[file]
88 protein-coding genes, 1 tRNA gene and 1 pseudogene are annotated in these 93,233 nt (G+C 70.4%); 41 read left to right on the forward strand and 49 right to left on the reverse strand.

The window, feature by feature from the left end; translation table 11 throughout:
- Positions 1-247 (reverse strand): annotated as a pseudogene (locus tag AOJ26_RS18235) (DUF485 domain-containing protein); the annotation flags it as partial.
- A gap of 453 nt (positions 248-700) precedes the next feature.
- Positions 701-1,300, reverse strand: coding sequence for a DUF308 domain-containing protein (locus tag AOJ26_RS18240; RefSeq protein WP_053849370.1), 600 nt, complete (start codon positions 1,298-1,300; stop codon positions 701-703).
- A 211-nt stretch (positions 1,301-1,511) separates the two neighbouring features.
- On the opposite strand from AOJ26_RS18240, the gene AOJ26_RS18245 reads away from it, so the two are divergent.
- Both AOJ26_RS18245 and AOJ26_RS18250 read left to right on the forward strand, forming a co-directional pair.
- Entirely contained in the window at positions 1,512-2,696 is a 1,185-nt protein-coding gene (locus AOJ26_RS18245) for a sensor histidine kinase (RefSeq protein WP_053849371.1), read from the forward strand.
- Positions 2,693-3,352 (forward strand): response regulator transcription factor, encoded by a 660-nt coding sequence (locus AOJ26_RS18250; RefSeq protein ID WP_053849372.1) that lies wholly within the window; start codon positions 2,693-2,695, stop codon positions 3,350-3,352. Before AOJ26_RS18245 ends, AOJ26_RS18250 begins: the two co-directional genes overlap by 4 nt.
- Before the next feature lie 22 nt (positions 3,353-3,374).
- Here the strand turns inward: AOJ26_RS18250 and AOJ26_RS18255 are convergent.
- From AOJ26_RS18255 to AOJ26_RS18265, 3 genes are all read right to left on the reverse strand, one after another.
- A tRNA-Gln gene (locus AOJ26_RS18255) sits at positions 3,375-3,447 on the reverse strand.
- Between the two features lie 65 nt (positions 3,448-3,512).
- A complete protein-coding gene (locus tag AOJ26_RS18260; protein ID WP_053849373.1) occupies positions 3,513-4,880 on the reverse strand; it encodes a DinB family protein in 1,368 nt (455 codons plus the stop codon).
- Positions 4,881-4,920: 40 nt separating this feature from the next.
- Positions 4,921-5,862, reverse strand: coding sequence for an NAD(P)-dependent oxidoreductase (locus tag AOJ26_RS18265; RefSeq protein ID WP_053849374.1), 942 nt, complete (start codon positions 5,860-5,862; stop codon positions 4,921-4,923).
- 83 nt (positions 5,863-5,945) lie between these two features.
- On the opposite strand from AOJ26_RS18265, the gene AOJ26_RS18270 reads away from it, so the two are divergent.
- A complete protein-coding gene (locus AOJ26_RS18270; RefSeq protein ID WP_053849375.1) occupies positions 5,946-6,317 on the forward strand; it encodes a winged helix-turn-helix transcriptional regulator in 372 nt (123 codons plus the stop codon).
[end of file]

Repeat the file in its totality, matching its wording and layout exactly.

88 protein-coding genes, 1 tRNA gene and 1 pseudogene are annotated in these 93,233 nt (G+C 70.4%); 41 read left to right on the forward strand and 49 right to left on the reverse strand.

The window, feature by feature from the left end; translation table 11 throughout:
- Positions 1-247 (reverse strand): annotated as a pseudogene (locus tag AOJ26_RS18235) (DUF485 domain-containing protein); the annotation flags it as partial.
- A gap of 453 nt (positions 248-700) precedes the next feature.
- Positions 701-1,300, reverse strand: coding sequence for a DUF308 domain-containing protein (locus tag AOJ26_RS18240; RefSeq protein WP_053849370.1), 600 nt, complete (start codon positions 1,298-1,300; stop codon positions 701-703).
- A 211-nt stretch (positions 1,301-1,511) separates the two neighbouring features.
- On the opposite strand from AOJ26_RS18240, the gene AOJ26_RS18245 reads away from it, so the two are divergent.
- Both AOJ26_RS18245 and AOJ26_RS18250 read left to right on the forward strand, forming a co-directional pair.
- Entirely contained in the window at positions 1,512-2,696 is a 1,185-nt protein-coding gene (locus AOJ26_RS18245) for a sensor histidine kinase (RefSeq protein WP_053849371.1), read from the forward strand.
- Positions 2,693-3,352 (forward strand): response regulator transcription factor, encoded by a 660-nt coding sequence (locus AOJ26_RS18250; RefSeq protein ID WP_053849372.1) that lies wholly within the window; start codon positions 2,693-2,695, stop codon positions 3,350-3,352. Before AOJ26_RS18245 ends, AOJ26_RS18250 begins: the two co-directional genes overlap by 4 nt.
- Before the next feature lie 22 nt (positions 3,353-3,374).
- Here the strand turns inward: AOJ26_RS18250 and AOJ26_RS18255 are convergent.
- From AOJ26_RS18255 to AOJ26_RS18265, 3 genes are all read right to left on the reverse strand, one after another.
- A tRNA-Gln gene (locus AOJ26_RS18255) sits at positions 3,375-3,447 on the reverse strand.
- Between the two features lie 65 nt (positions 3,448-3,512).
- A complete protein-coding gene (locus tag AOJ26_RS18260; protein ID WP_053849373.1) occupies positions 3,513-4,880 on the reverse strand; it encodes a DinB family protein in 1,368 nt (455 codons plus the stop codon).
- Positions 4,881-4,920: 40 nt separating this feature from the next.
- Positions 4,921-5,862, reverse strand: coding sequence for an NAD(P)-dependent oxidoreductase (locus tag AOJ26_RS18265; RefSeq protein ID WP_053849374.1), 942 nt, complete (start codon positions 5,860-5,862; stop codon positions 4,921-4,923).
- 83 nt (positions 5,863-5,945) lie between these two features.
- On the opposite strand from AOJ26_RS18265, the gene AOJ26_RS18270 reads away from it, so the two are divergent.
- A complete protein-coding gene (locus AOJ26_RS18270; RefSeq protein ID WP_053849375.1) occupies positions 5,946-6,317 on the forward strand; it encodes a winged helix-turn-helix transcriptional regulator in 372 nt (123 codons plus the stop codon).